9-11 Changed Us

Nine eleven changed us.

Even if we didn't lose someone in the World Trade Center attack, the Shanksville crash, or the attack on the Pentagon, we all lost something. And we gained something else. 

I was reminded of this when I flew to Boston not long ago. 

I smiled a greeting to my seat mate, but he didn't speak. Wedged into the spot by the window with his long legs bent uncomfortably, he sat in a space not built for his six-foot-something frame. 

I watched as he tapped out a quick text message on his iPhone, tucked it into his pocket, and then thought better of it. 

"Hi Honey," he said to the voice mail on the other end. "I'm getting ready to take off. I sent you a text, but I just wanted to say I love you. . . . I'll let you know when I arrive. . . " His voice trailed off, and he ended the call. 

It was a typical post-9-11 phone call; one we now all make before we fly. 

The bravado of the Reagan years--that wonderfully secure certainty that we lived in a powerful, untouchable country--is gone. Flying's no longer fun. Or carefree. Or easy. 

On this plane, the presence of the air marshal reminded us that our planes had been hijacked and used against us. So did the wanding, the pat down, and the armed guards with fierce-looking dogs.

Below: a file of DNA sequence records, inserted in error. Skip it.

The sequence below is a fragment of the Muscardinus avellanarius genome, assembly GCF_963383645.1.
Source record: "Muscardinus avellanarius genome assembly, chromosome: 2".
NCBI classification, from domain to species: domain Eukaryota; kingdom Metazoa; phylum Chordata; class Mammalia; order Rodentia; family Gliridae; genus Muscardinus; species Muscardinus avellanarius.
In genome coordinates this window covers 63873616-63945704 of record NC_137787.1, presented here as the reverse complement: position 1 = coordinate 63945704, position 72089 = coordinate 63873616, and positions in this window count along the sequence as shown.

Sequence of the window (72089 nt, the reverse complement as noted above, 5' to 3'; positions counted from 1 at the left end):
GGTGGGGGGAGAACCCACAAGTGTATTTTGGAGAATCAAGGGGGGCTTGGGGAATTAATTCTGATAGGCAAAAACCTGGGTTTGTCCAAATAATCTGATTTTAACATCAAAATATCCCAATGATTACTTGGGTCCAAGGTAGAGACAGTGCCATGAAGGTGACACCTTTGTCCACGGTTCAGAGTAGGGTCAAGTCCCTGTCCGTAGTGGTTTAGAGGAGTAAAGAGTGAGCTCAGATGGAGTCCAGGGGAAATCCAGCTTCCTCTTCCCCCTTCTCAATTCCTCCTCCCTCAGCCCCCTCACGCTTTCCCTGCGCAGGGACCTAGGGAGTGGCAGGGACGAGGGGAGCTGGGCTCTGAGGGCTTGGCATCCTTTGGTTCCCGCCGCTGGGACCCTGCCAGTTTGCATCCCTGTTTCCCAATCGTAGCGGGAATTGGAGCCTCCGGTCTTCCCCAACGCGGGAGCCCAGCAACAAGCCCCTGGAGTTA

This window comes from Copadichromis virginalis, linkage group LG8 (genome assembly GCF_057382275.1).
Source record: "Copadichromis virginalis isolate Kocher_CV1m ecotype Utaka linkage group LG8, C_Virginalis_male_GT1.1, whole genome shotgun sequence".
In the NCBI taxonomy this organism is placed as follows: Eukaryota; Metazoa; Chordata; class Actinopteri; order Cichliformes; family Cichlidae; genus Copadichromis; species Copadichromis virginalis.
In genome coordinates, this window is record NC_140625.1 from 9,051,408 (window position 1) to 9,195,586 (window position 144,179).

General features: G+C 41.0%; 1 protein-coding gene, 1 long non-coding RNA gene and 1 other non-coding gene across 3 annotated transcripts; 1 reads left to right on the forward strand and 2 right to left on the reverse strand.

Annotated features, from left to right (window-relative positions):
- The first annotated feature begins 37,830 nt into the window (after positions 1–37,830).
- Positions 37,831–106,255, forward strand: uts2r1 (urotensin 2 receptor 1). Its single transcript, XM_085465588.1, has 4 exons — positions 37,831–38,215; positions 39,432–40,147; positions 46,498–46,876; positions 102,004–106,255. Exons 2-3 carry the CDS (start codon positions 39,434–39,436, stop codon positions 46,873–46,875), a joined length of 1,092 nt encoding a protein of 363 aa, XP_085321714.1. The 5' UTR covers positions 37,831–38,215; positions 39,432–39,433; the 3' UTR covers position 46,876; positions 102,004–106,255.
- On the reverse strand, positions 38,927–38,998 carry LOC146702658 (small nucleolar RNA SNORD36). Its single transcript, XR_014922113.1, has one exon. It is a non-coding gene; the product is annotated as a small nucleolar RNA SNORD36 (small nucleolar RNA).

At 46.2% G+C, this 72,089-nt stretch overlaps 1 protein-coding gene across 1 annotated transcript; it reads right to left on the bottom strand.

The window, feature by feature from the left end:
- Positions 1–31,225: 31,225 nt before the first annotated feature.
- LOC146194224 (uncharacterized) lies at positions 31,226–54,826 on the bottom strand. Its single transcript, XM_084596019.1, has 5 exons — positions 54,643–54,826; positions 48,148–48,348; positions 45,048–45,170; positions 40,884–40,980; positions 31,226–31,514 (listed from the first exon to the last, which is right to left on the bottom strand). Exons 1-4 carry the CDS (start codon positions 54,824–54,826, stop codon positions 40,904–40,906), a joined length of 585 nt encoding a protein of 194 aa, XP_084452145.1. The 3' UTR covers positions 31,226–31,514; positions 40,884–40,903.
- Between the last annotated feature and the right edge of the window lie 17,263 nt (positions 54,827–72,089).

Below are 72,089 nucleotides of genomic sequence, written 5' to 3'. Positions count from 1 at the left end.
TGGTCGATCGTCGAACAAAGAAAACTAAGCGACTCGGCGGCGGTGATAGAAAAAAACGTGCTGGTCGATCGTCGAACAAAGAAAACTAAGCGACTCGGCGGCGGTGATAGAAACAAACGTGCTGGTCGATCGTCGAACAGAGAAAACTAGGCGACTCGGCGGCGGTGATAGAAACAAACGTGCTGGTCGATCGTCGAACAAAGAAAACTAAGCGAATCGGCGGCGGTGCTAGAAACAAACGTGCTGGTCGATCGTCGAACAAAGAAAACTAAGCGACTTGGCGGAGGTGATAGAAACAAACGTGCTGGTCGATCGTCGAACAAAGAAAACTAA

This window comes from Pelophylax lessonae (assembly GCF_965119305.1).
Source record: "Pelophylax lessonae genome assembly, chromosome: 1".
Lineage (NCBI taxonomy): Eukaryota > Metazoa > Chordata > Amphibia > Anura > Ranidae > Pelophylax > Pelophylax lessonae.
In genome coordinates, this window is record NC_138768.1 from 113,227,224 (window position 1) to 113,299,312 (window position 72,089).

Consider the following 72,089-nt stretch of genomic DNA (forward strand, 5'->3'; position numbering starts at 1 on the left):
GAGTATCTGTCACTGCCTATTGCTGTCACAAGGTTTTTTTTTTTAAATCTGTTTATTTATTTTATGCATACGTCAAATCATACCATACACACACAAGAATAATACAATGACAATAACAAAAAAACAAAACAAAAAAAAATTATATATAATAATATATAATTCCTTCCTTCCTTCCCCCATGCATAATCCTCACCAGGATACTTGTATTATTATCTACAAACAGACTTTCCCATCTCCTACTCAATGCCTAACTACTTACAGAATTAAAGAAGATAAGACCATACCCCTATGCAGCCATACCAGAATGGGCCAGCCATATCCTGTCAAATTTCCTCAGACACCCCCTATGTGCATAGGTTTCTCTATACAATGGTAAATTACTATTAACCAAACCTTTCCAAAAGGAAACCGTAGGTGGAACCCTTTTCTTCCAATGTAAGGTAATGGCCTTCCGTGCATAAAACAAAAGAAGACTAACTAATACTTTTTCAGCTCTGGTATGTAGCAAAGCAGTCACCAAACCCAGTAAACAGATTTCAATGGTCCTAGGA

Now when we travel, we part more intentionally. We don't leave without considering that we might never return. We say,"1 love you," more easily. We hug a little tighter. We wave until we're out of sight, and we pray. 

We say the words that are most important, to each other and to God, and we rejoice exceedingly when, in God's mercy, we are reunited. Every safe arrival is a gift we no longer take for granted. 

Nine-eleven changed us, but maybe not all for the worst. We lost something, but we gained something, too. 

Do not boast about tomorrow, for you do not know what a day may bring forth. (Prov. 27:1) 

Why, you do not even know what will happen tomorrow. What is your life? You are a mist that appears for a little while and then vanishes. (James 4:14)

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